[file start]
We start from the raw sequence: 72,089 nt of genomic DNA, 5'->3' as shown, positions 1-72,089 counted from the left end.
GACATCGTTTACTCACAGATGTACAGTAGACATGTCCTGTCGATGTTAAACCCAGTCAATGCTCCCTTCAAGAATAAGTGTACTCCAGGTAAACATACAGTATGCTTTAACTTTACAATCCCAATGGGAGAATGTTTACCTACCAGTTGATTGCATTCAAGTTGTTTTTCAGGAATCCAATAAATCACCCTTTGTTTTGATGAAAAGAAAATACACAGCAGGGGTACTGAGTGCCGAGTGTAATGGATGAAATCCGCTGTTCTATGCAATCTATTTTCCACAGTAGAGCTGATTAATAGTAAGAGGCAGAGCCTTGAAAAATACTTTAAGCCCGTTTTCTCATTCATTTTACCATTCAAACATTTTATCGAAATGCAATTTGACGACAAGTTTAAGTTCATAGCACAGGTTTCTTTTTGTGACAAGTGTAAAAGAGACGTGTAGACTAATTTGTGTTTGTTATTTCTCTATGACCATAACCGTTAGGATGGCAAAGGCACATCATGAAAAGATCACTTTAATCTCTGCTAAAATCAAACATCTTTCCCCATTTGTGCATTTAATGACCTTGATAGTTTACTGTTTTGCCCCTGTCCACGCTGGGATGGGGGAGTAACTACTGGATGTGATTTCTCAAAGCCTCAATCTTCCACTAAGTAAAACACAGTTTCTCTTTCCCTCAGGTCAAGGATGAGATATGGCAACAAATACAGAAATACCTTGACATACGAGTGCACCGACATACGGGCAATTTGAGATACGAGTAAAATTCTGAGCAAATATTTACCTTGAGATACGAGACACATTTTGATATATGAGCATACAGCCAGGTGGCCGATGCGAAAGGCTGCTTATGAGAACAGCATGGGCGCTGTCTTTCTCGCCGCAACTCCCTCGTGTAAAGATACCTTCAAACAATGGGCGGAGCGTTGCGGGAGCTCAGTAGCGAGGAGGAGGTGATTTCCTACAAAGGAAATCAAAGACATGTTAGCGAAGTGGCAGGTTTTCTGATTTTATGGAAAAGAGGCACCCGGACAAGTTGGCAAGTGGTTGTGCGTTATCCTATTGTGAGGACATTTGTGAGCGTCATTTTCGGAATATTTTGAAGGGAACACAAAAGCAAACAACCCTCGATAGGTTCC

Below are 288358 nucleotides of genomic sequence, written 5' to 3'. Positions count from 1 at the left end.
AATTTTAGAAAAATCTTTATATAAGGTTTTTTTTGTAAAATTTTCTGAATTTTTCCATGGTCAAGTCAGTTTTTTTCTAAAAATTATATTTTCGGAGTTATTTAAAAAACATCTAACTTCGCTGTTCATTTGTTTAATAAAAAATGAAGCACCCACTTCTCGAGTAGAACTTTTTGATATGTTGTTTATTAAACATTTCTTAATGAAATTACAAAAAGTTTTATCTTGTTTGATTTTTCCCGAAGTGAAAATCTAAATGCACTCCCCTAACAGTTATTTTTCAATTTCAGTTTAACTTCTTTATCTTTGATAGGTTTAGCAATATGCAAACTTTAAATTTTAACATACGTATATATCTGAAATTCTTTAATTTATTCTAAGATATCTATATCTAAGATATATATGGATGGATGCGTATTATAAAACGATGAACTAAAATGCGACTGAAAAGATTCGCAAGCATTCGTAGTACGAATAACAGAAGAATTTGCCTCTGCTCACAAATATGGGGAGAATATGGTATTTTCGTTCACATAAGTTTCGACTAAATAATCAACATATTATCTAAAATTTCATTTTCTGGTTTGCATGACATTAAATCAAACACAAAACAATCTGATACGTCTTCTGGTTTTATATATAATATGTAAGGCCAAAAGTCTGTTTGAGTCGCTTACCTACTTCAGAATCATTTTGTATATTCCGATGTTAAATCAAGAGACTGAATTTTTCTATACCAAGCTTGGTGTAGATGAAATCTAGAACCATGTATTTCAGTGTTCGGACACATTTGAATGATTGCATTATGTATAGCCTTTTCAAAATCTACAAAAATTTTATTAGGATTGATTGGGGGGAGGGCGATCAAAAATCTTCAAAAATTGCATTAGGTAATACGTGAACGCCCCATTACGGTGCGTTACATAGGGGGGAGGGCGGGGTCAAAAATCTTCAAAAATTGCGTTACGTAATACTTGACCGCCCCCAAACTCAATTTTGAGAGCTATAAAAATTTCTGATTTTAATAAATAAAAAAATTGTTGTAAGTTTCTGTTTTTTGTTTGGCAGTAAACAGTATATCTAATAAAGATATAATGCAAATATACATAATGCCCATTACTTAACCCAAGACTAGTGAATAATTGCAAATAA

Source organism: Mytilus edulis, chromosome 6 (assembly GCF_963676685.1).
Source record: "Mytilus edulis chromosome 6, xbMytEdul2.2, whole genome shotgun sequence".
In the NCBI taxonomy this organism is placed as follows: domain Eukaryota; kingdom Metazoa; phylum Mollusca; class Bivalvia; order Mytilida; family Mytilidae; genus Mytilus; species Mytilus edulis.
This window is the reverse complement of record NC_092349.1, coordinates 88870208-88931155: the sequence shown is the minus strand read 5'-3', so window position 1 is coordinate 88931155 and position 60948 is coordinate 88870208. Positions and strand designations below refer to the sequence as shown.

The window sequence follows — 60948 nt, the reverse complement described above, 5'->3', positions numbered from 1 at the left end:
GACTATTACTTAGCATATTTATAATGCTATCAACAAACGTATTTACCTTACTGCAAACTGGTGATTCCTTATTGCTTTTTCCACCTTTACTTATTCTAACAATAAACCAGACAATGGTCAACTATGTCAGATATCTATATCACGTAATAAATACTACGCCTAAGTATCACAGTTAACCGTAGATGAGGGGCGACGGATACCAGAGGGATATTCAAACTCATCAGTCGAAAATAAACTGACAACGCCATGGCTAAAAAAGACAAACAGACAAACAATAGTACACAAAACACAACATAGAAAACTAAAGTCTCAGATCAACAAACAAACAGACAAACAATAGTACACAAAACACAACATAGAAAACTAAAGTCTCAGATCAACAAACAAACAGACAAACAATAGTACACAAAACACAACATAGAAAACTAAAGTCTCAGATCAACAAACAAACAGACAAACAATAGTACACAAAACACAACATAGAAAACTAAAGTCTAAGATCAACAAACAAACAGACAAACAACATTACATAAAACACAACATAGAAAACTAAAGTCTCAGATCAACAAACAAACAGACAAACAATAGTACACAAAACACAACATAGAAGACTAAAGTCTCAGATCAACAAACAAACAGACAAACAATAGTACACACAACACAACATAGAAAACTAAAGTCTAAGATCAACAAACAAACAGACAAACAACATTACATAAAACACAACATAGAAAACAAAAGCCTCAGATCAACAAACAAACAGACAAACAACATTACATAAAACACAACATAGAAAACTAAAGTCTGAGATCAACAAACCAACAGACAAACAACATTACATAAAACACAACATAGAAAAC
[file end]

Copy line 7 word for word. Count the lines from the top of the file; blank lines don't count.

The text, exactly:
In the NCBI taxonomy this organism is placed as follows: domain Eukaryota; kingdom Metazoa; phylum Mollusca; class Bivalvia; order Mytilida; family Mytilidae; genus Mytilus; species Mytilus edulis.